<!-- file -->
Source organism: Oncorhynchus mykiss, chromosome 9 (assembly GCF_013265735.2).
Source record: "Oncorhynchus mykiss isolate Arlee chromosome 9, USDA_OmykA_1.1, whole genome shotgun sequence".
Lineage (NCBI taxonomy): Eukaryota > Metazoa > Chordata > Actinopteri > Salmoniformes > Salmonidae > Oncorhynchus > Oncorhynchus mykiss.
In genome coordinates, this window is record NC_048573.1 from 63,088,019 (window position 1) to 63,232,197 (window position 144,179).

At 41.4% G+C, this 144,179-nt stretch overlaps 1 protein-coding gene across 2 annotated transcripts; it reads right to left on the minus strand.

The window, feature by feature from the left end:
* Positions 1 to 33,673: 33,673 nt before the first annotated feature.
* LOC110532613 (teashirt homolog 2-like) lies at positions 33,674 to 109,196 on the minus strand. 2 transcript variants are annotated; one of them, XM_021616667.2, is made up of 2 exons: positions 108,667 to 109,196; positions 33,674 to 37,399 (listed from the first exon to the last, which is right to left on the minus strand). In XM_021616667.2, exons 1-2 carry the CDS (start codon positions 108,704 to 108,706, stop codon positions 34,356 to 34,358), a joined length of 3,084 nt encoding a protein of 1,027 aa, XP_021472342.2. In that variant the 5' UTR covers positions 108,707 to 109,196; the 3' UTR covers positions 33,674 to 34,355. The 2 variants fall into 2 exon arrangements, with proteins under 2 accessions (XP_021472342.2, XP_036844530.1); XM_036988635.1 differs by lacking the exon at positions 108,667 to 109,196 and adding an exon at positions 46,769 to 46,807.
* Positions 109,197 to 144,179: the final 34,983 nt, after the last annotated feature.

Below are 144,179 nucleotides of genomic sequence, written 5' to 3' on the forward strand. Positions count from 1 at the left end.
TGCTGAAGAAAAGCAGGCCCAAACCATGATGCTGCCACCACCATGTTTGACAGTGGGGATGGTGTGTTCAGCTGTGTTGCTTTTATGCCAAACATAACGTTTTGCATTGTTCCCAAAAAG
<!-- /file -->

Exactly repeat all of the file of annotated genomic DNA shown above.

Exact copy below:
Source organism: Oncorhynchus mykiss, chromosome 9 (assembly GCF_013265735.2).
Source record: "Oncorhynchus mykiss isolate Arlee chromosome 9, USDA_OmykA_1.1, whole genome shotgun sequence".
Lineage (NCBI taxonomy): Eukaryota > Metazoa > Chordata > Actinopteri > Salmoniformes > Salmonidae > Oncorhynchus > Oncorhynchus mykiss.
In genome coordinates, this window is record NC_048573.1 from 63,088,019 (window position 1) to 63,232,197 (window position 144,179).

At 41.4% G+C, this 144,179-nt stretch overlaps 1 protein-coding gene across 2 annotated transcripts; it reads right to left on the minus strand.

The window, feature by feature from the left end:
* Positions 1 to 33,673: 33,673 nt before the first annotated feature.
* LOC110532613 (teashirt homolog 2-like) lies at positions 33,674 to 109,196 on the minus strand. 2 transcript variants are annotated; one of them, XM_021616667.2, is made up of 2 exons: positions 108,667 to 109,196; positions 33,674 to 37,399 (listed from the first exon to the last, which is right to left on the minus strand). In XM_021616667.2, exons 1-2 carry the CDS (start codon positions 108,704 to 108,706, stop codon positions 34,356 to 34,358), a joined length of 3,084 nt encoding a protein of 1,027 aa, XP_021472342.2. In that variant the 5' UTR covers positions 108,707 to 109,196; the 3' UTR covers positions 33,674 to 34,355. The 2 variants fall into 2 exon arrangements, with proteins under 2 accessions (XP_021472342.2, XP_036844530.1); XM_036988635.1 differs by lacking the exon at positions 108,667 to 109,196 and adding an exon at positions 46,769 to 46,807.
* Positions 109,197 to 144,179: the final 34,983 nt, after the last annotated feature.

Below are 144,179 nucleotides of genomic sequence, written 5' to 3' on the forward strand. Positions count from 1 at the left end.
TGCTGAAGAAAAGCAGGCCCAAACCATGATGCTGCCACCACCATGTTTGACAGTGGGGATGGTGTGTTCAGCTGTGTTGCTTTTATGCCAAACATAACGTTTTGCATTGTTCCCAAAAAG